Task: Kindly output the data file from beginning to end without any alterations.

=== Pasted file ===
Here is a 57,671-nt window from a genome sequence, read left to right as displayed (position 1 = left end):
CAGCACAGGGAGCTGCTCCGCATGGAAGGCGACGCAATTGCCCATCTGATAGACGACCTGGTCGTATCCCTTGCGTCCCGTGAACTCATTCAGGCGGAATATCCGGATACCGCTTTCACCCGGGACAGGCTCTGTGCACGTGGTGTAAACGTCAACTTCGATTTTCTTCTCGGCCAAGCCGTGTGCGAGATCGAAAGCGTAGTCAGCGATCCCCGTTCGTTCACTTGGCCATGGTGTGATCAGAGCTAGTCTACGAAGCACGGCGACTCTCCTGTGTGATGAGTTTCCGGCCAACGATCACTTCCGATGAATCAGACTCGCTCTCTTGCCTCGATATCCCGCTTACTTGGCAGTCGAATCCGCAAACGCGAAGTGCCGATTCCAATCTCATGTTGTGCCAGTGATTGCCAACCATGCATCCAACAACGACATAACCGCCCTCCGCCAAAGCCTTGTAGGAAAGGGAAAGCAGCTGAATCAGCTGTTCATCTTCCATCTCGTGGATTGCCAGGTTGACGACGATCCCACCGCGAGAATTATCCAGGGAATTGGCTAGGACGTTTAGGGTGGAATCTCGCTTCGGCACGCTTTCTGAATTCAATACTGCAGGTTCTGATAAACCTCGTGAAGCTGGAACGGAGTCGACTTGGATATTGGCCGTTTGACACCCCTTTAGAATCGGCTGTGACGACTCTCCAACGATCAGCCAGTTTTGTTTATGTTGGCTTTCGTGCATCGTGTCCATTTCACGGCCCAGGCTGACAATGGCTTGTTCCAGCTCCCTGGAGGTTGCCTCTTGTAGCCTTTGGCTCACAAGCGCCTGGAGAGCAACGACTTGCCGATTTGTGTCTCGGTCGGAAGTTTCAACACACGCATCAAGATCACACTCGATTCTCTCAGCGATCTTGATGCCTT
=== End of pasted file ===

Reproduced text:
Here is a 57,671-nt window from a genome sequence, read left to right as displayed (position 1 = left end):
CAGCACAGGGAGCTGCTCCGCATGGAAGGCGACGCAATTGCCCATCTGATAGACGACCTGGTCGTATCCCTTGCGTCCCGTGAACTCATTCAGGCGGAATATCCGGATACCGCTTTCACCCGGGACAGGCTCTGTGCACGTGGTGTAAACGTCAACTTCGATTTTCTTCTCGGCCAAGCCGTGTGCGAGATCGAAAGCGTAGTCAGCGATCCCCGTTCGTTCACTTGGCCATGGTGTGATCAGAGCTAGTCTACGAAGCACGGCGACTCTCCTGTGTGATGAGTTTCCGGCCAACGATCACTTCCGATGAATCAGACTCGCTCTCTTGCCTCGATATCCCGCTTACTTGGCAGTCGAATCCGCAAACGCGAAGTGCCGATTCCAATCTCATGTTGTGCCAGTGATTGCCAACCATGCATCCAACAACGACATAACCGCCCTCCGCCAAAGCCTTGTAGGAAAGGGAAAGCAGCTGAATCAGCTGTTCATCTTCCATCTCGTGGATTGCCAGGTTGACGACGATCCCACCGCGAGAATTATCCAGGGAATTGGCTAGGACGTTTAGGGTGGAATCTCGCTTCGGCACGCTTTCTGAATTCAATACTGCAGGTTCTGATAAACCTCGTGAAGCTGGAACGGAGTCGACTTGGATATTGGCCGTTTGACACCCCTTTAGAATCGGCTGTGACGACTCTCCAACGATCAGCCAGTTTTGTTTATGTTGGCTTTCGTGCATCGTGTCCATTTCACGGCCCAGGCTGACAATGGCTTGTTCCAGCTCCCTGGAGGTTGCCTCTTGTAGCCTTTGGCTCACAAGCGCCTGGAGAGCAACGACTTGCCGATTTGTGTCTCGGTCGGAAGTTTCAACACACGCATCAAGATCACACTCGATTCTCTCAGCGATCTTGATGCCTT